I think all signs point to trying to preserve the figure of Juan Guaidó as interim president. I agree with that because Juan Guaidó is the only institutional link we have with the world as president in charge.

But it is one thing that Guaidó is the institutional link. Apart from it, we can assess the management of the responsibility that the Constitution itself has given to Guaidó. Well, he has not fulfilled that responsibility satisfactorily.

When President Guaidó said that he had consulted all the sectors and that he was calling for unity, the question came up whether he also approached you. Have you had any contact?

No, I have never, never had the opportunity to talk to him. In these years, he has sent me two messages with a “hello friend,” and I have responded in the same way on two occasions.

I think it was only when I met him in Cúcuta on February 23 that he gave me a hug and said, “Ambassador, I need help.” I told him to count on me.

But it is a curious thing, what he (Guaidó) is trying to do now. He is 19 months late. This should have been the first move of his interim government: to tell the Venezuelans that he is calling for unity so that together we can achieve independence.

But they (Guaidó and the G4) arrogantly thought that they alone could design the liberation of Venezuela, and they summarized it in the famous mantra: “Cessation of usurpation, transitional government, and free elections.”

I said that was the equivalent of “rock, paper, scissors,” and I publicly advised him not to wear that straitjacket with that mantra. That he should say that he is committed to the rescue of Venezuela’s freedom to design a plan by talking to all sectors and not only to the members of the G4. But he never did that, and today, he can see how a new consultation is a kind of a lifesaver.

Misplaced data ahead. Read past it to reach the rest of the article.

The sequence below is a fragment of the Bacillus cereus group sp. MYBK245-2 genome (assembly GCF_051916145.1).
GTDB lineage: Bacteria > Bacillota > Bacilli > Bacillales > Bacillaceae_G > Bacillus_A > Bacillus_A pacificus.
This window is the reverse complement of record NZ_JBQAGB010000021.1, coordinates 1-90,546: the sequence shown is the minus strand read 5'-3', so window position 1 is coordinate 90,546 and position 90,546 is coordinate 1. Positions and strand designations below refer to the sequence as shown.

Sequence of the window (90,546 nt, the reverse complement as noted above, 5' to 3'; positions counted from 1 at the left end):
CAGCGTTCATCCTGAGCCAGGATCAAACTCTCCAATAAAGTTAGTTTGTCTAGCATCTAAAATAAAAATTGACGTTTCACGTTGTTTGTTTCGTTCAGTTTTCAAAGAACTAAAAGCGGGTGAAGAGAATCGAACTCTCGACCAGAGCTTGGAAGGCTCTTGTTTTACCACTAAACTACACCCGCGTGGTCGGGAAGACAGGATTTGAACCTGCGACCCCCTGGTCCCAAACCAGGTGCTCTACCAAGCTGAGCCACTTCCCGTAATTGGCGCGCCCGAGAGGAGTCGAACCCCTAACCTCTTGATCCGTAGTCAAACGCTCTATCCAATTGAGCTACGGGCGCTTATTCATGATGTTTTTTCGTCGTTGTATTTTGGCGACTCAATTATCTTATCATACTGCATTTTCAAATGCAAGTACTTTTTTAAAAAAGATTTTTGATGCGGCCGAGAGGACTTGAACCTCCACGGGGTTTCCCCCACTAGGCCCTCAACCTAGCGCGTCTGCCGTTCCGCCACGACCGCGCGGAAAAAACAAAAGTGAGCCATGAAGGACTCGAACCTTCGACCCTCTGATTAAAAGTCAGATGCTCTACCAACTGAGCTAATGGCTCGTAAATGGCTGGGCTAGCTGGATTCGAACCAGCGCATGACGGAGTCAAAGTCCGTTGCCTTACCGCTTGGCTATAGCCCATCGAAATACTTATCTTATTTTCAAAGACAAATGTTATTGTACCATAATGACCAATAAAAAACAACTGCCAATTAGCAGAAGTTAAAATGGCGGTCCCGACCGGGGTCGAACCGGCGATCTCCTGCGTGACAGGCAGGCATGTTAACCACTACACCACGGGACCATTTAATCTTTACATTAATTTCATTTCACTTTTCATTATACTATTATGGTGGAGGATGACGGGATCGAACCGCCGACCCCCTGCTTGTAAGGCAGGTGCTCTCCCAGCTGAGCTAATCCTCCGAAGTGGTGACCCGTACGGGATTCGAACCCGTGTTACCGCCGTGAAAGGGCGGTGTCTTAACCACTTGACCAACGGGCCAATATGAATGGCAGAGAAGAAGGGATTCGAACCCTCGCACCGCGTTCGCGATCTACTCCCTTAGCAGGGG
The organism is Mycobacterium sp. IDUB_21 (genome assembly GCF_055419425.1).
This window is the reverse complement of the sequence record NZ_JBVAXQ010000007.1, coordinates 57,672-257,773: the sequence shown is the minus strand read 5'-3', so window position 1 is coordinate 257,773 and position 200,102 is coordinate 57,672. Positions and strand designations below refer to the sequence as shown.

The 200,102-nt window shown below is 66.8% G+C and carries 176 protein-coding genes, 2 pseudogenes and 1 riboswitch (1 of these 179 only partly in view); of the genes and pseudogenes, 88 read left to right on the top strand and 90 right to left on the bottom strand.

The problem is not that they grab the life jacket, so they don’t drown. The problem is that they try to keep the life jacket.

Basically, if Venezuelans could do a consultation on how they see the handling of the interim government, the G4, and the National Assembly itself, I think they would do very badly.

There is a very discouraging outlook for Venezuela: we have a new consultation that Guaidó would like to do, there is now the Capriles and Stalin González plan that seeks to legitimize elections, and a fraudulent election is approaching. How do you perceive the political landscape?

Longstanding problems among these groups that have not yet surfaced in the public eye are being reflected upon. For example, the confrontation between Capriles and Julio Borges within Justice First; the differences between Justice First and the Popular Will. The country has been the victim.